Monday, January 14, 2008

Gem Gaze ..Lulled by the lustre?

Gem Gaze

Lulled by the lustre?

Over longer time frames, asset allocation can help you protect your portfolios on the downside and create wealth as well. Powered by investments in both equity and debt, balanced funds qualify as effective asset allocation tools. The debt component in balanced funds can insulate your portfolio from the volatility in the equity markets. The two steep market declines in the recent past (the ones in May 2006 and February 2007) demonstrate how valuable this debt allocation can be to preserve returns. But the Rs.10357.9 crore AUM of the 24 Balanced mutual funds in India, a paltry 5.29 % of the total industry size, is a sad reminder of their relegation to the less prominent pages of the media while equity funds grabbed the headlines riding high on the euphoria created by the meteoric rise in equities.

Your portfolio studded with these gems will strike the right chord and balance and reinstate the lost lustre.

HDFC Prudence Fund

It races like an equity fund but with utmost stability. This is what makes the fund stand out as safe and sure. HDFC Prudence Fund, formerly known as Zurich India Prudence Fund was the first balanced fund to be launched in India in February 1994. This pioneer and trendsetter has built an impressive track record with its consistent long-term performance, ably aided by the process-driven investment approach followed at HDFC Mutual Fund. A measure of its popularity is the fact that it is the only balanced fund with net assets exceeding Rs 1,000 crores. Its stock picks embrace large caps as well as mid caps and are not churned heavily. In terms of sectoral allocation, it pursues a concentrated investment strategy. Owing to a rising corpus (increase of 100 per cent since January 2006) combined with a mid-cap orientation, the count of stocks has increased from 30-35 (early 2006), to as many as 50 scrips. This has been accompanied by a steady decline in the concentration of holdings. Typically, it invests between 70%-75% of its assets in equities and equity-related instruments and the balance (25%-30%) is held in debt and money market instruments. It beats the category average despite being amongst the least volatile since it does not chase momentum stocks and buys stocks with good businesses with at least a two-year view. The fund manages its debt portion passively and prefers to hold securities with shorter maturities and hold them till maturity. The judicious use of the debt component enabled it to cut losses just before the tech crash.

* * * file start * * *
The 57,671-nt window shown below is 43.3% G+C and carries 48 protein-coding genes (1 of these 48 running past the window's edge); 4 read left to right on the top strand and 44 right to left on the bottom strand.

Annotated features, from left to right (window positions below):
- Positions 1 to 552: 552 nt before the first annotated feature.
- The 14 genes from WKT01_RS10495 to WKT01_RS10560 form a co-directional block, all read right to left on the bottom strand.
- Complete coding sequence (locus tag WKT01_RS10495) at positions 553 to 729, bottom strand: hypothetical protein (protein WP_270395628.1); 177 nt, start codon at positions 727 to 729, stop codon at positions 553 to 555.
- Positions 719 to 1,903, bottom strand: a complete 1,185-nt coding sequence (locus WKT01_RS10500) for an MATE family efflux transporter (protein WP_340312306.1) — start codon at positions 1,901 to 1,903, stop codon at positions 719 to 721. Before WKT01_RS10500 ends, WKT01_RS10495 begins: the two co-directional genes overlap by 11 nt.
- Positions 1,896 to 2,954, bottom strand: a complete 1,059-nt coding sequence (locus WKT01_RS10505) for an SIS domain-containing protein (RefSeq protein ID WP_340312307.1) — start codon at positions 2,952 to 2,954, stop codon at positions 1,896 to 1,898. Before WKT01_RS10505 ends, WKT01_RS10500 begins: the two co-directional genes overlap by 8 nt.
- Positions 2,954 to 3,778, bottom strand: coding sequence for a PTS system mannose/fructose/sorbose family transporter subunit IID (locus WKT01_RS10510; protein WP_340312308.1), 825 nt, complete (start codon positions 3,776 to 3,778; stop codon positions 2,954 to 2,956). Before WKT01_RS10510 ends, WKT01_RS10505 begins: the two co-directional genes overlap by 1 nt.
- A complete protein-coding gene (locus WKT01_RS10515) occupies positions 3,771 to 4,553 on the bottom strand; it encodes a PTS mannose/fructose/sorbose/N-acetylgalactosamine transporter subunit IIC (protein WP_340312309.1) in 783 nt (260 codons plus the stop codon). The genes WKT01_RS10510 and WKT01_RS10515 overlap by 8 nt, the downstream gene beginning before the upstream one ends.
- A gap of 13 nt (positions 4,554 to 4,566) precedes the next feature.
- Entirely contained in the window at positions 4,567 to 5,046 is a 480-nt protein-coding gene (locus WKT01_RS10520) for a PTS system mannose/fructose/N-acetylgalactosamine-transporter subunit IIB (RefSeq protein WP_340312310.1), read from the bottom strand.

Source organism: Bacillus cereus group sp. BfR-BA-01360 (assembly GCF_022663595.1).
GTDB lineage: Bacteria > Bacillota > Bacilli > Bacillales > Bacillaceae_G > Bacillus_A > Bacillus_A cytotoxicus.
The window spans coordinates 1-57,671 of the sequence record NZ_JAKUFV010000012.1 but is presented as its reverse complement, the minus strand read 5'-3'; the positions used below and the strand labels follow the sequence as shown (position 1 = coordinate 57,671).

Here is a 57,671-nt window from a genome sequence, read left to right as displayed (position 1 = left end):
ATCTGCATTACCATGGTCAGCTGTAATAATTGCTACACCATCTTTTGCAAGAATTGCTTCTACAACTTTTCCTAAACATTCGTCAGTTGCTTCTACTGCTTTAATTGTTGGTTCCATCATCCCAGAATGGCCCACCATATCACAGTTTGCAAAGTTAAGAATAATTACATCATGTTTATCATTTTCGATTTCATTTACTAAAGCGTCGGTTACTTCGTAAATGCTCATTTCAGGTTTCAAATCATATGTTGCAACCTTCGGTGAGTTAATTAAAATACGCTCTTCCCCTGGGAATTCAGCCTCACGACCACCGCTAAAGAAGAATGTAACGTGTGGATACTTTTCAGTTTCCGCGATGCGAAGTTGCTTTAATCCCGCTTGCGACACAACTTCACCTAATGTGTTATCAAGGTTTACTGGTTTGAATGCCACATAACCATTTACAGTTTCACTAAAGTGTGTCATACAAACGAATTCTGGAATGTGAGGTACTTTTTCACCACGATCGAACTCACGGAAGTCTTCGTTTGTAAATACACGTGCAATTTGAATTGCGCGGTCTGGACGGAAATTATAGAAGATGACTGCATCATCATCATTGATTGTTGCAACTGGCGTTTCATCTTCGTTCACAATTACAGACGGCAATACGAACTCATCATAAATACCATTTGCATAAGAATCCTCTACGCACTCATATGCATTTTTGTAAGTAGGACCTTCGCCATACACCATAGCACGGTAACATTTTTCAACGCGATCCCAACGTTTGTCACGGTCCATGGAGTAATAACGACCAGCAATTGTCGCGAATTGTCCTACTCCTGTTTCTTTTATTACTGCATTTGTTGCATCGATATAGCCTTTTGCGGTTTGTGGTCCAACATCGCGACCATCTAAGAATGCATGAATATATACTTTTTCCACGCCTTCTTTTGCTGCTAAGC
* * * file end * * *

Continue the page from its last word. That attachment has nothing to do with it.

FT India Balanced

This is one fund that will not give you sleepless nights. You may not get extraordinary returns here, but the fund's consistency since its launch in December 1999 and 15% annualised returns since launch make it a classic balanced fund. A glance at the fund's equity portfolio gives a different impression. Between 60% to 70% of total investments are in equity. This appears aggressive. But large caps constitute a major portion of the portfolio. The fund's exposure of 38 per cent in debt as of March 2007 reflects its optimism over the return potential in this space. The fund has gone for shorter maturity periods of its debt component with higher yield to maturity on the back of successive interest rate hikes. But over its tenure, the fund's track record has been inspiring. Cautious investors would like this portfolio.